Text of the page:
The biosphere, in which it is possible to live alone, is comparatively as thin as dew on an apple. At a height of 15 kilometers it is already too cold and the air too thin to survive, and after a few kilometers under the surface of the earth with its cold crust of the solid land, it is already too hot again. This thin biosphere contains the life support systems of the planet and has offered relatively stable conditions for millions of years, for example only slight temperature fluctuations, the prerequisites for the development of life.

As far as we know today, the luminosity of the sun has increased by 25 % since life began 3.6 billion years ago. Nevertheless, the temperature on the surface of the earth remained at a comfortable level for life during these eons.

The earth's atmosphere also consists of a thermodynamically improbable and chemically unstable gas mixture that remains constant over long periods of time.

Apparently the biosphere reacts flexibly to external influences, e.g. changes in solar radiation. Even life-threatening major disasters such as impacts *) and gigantic volcanic eruptions have survived thanks to the self-healing powers of the biosphere.

Such observations led the English chemist JE Lovelock to the "Gaia hypothesis", which regards the whole globe as a living being that reacts flexibly to disturbances and admirably maintains the equilibrium that is beneficial to life.
This idea is close to the old image of "Mother Earth"; It is no coincidence that the name of the Greek earth goddess "Gaia" was chosen.

The Gaia hypothesis can hardly be proven with scientific means. But it shows that open-minded scientists are ready to abandon purely mechanistic thinking and not rule out higher influences from the outset. After all, the Gaia hypothesis has provided some interesting food for thought and even dared to make some predictions - the acid test of every theory - which have already been confirmed.

Signals from the transcendent?
Natural scientists are usually careful observers of nature. Many of them are moved by the wonders of nature, and they are amazed at the natural processes that traditional Darwinists have to explain. In the article “The Rise of Life”, we used the example of the so-called brainworm to describe a particularly strange parasite existence that does not fit into the common explanations. Another example on this topic would be the digger wasps (see box).

This is where the unconventional thoughts of modern biologists come in, which are discussed as “massage theory” (6, p. 297). On the one hand, this theory sees the fundamental relationship of all living beings, which suggests a common origin. At the same time, however, there are so great differences between the species that the well-known evolutionist explanation for speciation is unsatisfactory. Even the supposedly universal genetic code has different deviations in numerous organisms, which according to evolutionary theory must have arisen several times independently of one another (6, p. 162).

So the unprovable assumption comes to mind that the ascent of life is based on a uniform planning, i.e. a plan of creation. For example, when very different animal species develop the same structures in very different ways. Nicotine and caffeine are found in a wide variety of plants that are not closely related; Woodpeckers, aardvarks, anteaters and pangolins have a long sticky tongue that can be pulled out to prey on insects; etc. (6, p. 159).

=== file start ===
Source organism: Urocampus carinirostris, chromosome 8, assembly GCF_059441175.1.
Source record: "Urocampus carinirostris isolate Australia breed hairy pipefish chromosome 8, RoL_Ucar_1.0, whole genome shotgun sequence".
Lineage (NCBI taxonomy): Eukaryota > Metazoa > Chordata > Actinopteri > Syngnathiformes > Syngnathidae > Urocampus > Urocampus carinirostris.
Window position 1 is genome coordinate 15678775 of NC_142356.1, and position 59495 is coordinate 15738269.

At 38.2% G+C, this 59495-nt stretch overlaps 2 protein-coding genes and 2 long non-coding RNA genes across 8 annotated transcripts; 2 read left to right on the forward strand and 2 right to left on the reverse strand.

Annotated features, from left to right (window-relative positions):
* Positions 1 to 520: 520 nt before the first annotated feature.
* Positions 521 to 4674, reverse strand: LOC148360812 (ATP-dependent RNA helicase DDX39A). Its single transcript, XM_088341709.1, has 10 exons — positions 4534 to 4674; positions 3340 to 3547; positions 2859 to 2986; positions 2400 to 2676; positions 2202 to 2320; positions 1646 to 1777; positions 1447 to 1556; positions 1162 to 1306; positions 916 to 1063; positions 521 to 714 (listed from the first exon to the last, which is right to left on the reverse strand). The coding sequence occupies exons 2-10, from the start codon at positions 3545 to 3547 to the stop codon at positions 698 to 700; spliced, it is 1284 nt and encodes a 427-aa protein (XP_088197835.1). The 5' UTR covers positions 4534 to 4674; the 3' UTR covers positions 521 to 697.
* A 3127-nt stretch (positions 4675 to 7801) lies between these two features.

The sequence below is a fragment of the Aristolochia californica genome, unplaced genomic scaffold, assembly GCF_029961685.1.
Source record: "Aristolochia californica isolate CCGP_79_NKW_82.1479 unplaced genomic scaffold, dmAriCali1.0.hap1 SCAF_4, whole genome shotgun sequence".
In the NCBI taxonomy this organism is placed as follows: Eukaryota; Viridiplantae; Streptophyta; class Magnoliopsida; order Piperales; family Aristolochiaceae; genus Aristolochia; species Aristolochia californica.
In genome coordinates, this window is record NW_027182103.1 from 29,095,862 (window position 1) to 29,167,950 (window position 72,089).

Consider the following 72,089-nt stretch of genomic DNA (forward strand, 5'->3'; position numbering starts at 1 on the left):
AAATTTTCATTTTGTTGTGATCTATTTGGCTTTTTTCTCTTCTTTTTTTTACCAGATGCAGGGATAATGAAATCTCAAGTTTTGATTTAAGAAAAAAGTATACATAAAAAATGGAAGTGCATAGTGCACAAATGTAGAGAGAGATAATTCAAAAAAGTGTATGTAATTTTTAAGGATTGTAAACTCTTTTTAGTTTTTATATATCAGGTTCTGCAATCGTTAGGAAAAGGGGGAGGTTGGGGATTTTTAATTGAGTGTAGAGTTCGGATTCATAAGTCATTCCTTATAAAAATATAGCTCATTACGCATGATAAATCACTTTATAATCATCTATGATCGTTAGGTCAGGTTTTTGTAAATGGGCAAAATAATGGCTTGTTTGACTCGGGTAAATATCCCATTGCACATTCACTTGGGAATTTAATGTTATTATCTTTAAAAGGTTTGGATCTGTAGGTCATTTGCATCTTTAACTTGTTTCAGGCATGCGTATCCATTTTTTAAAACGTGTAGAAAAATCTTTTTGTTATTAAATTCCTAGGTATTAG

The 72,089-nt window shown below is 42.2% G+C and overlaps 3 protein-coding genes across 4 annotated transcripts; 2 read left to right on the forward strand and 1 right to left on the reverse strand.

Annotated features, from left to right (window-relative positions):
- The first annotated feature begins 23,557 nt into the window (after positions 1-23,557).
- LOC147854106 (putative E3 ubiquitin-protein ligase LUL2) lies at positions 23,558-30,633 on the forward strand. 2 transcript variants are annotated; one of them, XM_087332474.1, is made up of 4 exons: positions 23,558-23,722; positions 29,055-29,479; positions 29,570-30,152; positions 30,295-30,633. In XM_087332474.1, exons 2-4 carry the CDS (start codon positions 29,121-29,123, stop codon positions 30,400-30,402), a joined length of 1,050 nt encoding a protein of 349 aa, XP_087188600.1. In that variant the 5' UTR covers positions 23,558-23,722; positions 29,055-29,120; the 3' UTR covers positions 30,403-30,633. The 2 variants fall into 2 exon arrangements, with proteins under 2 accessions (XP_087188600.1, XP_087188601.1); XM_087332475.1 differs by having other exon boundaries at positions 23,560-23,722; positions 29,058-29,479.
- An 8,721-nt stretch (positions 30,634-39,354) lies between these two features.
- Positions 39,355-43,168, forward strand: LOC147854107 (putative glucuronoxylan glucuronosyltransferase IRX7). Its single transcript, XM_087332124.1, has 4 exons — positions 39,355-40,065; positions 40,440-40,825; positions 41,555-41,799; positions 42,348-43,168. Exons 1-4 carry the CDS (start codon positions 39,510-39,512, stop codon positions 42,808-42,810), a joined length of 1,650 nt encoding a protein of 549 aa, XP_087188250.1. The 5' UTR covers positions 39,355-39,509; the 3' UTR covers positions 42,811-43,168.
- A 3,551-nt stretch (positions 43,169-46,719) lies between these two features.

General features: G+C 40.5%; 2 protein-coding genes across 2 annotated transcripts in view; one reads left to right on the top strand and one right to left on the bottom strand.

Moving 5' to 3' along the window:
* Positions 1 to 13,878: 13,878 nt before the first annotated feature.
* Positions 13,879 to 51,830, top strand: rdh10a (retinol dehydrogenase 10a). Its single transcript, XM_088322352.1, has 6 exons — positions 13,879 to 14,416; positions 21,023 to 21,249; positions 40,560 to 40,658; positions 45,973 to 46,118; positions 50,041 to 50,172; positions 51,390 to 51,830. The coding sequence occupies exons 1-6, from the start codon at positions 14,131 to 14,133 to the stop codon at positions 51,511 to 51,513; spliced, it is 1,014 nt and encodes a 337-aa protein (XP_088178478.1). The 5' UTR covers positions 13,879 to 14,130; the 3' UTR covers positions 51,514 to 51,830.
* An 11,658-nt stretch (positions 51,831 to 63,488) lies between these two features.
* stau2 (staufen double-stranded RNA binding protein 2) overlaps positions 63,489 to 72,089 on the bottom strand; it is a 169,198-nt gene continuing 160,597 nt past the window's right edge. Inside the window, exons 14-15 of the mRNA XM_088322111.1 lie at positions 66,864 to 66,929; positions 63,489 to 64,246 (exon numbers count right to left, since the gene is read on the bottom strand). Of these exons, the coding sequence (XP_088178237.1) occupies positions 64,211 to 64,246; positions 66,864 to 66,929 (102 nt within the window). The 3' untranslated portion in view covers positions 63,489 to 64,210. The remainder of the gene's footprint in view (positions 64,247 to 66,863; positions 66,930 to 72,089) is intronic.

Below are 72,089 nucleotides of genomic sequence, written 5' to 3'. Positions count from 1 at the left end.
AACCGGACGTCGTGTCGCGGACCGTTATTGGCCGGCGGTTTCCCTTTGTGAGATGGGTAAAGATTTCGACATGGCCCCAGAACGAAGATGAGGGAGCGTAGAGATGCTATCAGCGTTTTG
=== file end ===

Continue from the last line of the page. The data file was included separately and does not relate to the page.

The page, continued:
Darwin as a theist? Darwin, as a trained priest of the Anglican Church, was not an extreme Darwinist, but as a loving observer of nature, moved by the wonders of nature:
“Another source of the existence of God, related to reason and not to feelings, makes the impression on me as if it carries more weight. This arises from the extreme difficulty, or rather the impossibility, of seeing that this immense and wonderful universe, which embraces man with his ability to look far back into the past and far into the future, is the result of blind chance or necessity. If I think about it, then I feel compelled to look around for a first cause that possesses an intellect which is somewhat analogous to that of man and I deserve to be called theist. " (5, p. 150)

This brings us back to the assumption frowned upon by most scientists of a teleological (goal-oriented) or purposeful, i.e. not purely accidental, development.

A second basic idea of massage theory is the assumption that living beings show specific “design signals”, i.e. properties that cannot be explained by evolutionary processes and suggest a planner. Structures can be seen as design signals
* whose origin cannot be explained by the known mechanisms
* whose design features are more unusual than the function of the structure suggests
* whose beauty is not only due to functionality (6, p. 297).

Such design signals can be recognized intuitively, provided that such intuitions are not rejected from the outset on the basis of acquired prejudices. However, if you are ready to let the beauties of nature affect your feelings, you will encounter its wonders. Natural harmony and aesthetics then, today as it was thousands of years ago, foreshadow the higher principle standing above everything earthly, without which neither the world, nor life, nor us humans could exist. Those who experience nature in this way no longer need “proofs of God” to feel the greatness of the Creator and his work. 

(1) Fabre, Jean Henri "From the wonder world of instincts", Westkulturverlag, Anton Hain, Meisenheim / Glahn, 1950.
(2) Hagl, Siegfried “In search of a new worldview”, publisher of the Grail Message Foundation, Stuttgart 2002.
(3) Hagl, Siegfried, “The gap between science and truth”, publisher of the Grail Message Foundation, Stuttgart, 1986.
(4) Hagl, Siegfried “If it wasn't a miracle…”, publisher of the Grail Message Foundation, Stuttgart, 2000.
(5) Hemleben, Johannes “Darwin”, Rowohlt, Reinbeck 1968.
(6) Junker, Reinhard / Scherer, Siegfried “Evolution. A critical textbook ”, Weyel, Gießen 1998.
(7) Lay, Rupert “Die Ketzer”, Langen Müller, Munich undated
(8) Lovelock, James “Gaia: The earth is a living being”, Wilh. Heyne, Munich 1996.
(9) Myers, Norman "Gaia, the eco-atlas of the earth", Fischer, Frankfurt 1985.